Trisha Brown Repertoire, Dairakudakan & "Hypothetical Stream"

This week in my Trisha Brown Repertoire class, we executed learning a phrase forward and backwards. Each detail, every weight transfer and all directions matched— like human origami, we folded the space with our bodies practicing the study of negotiating time, space, shape and energy—again both forward and backwards. Perhaps these wise words of Abbey Yager can help you understand: “Sololos is one of the purest expressions of Trisha Brown’s love affair with choreographic structure. Created in 1976, it is a study of causality - cause and effect, as well as logical processes, properties, variables and facts in which dancers respond to instructions called to them from a dancer offstage. The piece begins in simple unison, quickly unravels into visual complexity, and then re-ravels itself back to its beginning prompted by instructions given by the caller.” I was lucky enough to be chosen as the first caller; the on-the-spot choreographer. It was very difficult and would be incredibly difficult for someone who does not understand the movement and what is happening inside the world that is spontaneously created through the mind of the caller. Pathways and transformations and aesthetic are all challenged by simple words like “reverse” “branch” and “spill,” all of which send the dancers into their own worlds where psychology, dance and function meet. It was at the last second that I was able to get the dancers to come into unison and end together.

Working with Dairakudakan has been going swell! The choreographer came on Monday and we got to finally put all of our exercises to use and see what he would do with them choreographically. The name if his piece is called “the secrets of mankind,” and it’s danced in five sections. The entire piece will be 45-50 minutes long.  With a title like that, the rest of the dancers and I are ecstatic at what will come. One of the most interesting things is that the Japanese choreographer is taking a lot of imagery and ideas from a western perspective, and translating it to but represented by possession, death and other dramas of the Butoh practice. I will boast a little and say that the choreographer was so pleased with how much we learn that he is considering dancing the piece with us!

After a long a stressful day of dancing on Tuesday, I went to an audition for a project by William Forsythe. We had to perform a one-minute solo or improvise. Out of over 100 students, 11 were chosen. I was one of them! The project is one that Forsythe designed for Daniel Larrieu called “Hypothetical Stream” where the dancers have to decipher a number of sketches from Tiepolo, which Forsythe drew a series of vectors (or lines of direction). By the end of the project, we will have developed a dance out of these images. Stay Tuned!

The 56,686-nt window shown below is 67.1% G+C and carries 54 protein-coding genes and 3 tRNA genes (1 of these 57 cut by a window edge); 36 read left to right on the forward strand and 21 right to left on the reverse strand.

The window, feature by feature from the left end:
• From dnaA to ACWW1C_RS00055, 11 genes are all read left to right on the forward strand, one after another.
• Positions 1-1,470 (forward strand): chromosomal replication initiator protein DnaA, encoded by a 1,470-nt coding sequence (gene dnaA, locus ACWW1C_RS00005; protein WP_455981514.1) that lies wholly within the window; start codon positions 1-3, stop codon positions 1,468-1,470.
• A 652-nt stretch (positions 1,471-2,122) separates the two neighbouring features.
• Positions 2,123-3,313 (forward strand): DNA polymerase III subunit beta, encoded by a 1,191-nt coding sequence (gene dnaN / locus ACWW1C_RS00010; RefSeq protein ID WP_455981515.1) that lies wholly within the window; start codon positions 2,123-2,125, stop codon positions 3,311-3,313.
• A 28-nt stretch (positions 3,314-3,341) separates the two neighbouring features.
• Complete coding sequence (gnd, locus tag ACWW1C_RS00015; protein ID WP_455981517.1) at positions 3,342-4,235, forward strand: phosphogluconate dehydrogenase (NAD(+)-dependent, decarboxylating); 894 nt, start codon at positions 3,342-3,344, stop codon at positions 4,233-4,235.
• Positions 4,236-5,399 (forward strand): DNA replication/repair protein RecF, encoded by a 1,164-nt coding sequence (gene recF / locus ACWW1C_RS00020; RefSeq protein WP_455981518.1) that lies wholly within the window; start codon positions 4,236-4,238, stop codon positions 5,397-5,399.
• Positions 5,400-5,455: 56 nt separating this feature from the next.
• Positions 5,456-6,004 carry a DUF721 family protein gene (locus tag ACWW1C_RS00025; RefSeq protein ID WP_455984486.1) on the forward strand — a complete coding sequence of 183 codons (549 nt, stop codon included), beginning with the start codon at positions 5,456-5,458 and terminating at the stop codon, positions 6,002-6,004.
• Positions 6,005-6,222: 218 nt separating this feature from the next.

Latest Posts

Martha Graham Dance Company's Xin Ying (James Jin, courtesy Ying)

How to Dance Outside

We've all been stubbing our toes and whacking our elbows dancing in less-than-roomy indoor spots lately (hello, 5' x 8' patch of bathroom tile). If you're lucky enough to have access to a backyard or other big green space right now, you're probably itching to take your grand allegro outside, especially as the weather gets warmer. But how can you dance safely and productively in the great outdoors? We got pro tips from Mike Tyus of Jacob Jonas The Company and Xin Ying of Martha Graham Dance Company, both of whom were dancing outside long before COVID-19 hit.

Keep Reading SHOW LESS
Getty Images

Listen to Black Dancers Speaking Out Against Racial Injustice

This weekend, protests against racially-charged police brutality—spurred by the unjust killings of George Floyd, Ahmaud Arbery, Breonna Taylor, Nina Pop, Sean Reed, and so many others—swept the country. Supporters, including many of members of the dance world, took to social media to share their thoughts, and express their grief.

As allies, one of the first actions we can take in this moment is to listen to and amplify the voices of Black members of our dance community. Here are some of the most powerful posts written by Black dancers.

Keep Reading SHOW LESS
Just a few of our special Class of 2020 digital covers

Congrats to Our 2020 Dance Grad Cover Stars!

We're thrilled to be honoring members of the great Dance Class of 2020 on special digital covers. One new cover star was revealed every day during the month of May. Take a look at all of our winners below!

Keep Reading SHOW LESS

Editors' Picks

Enter the Cover Model Search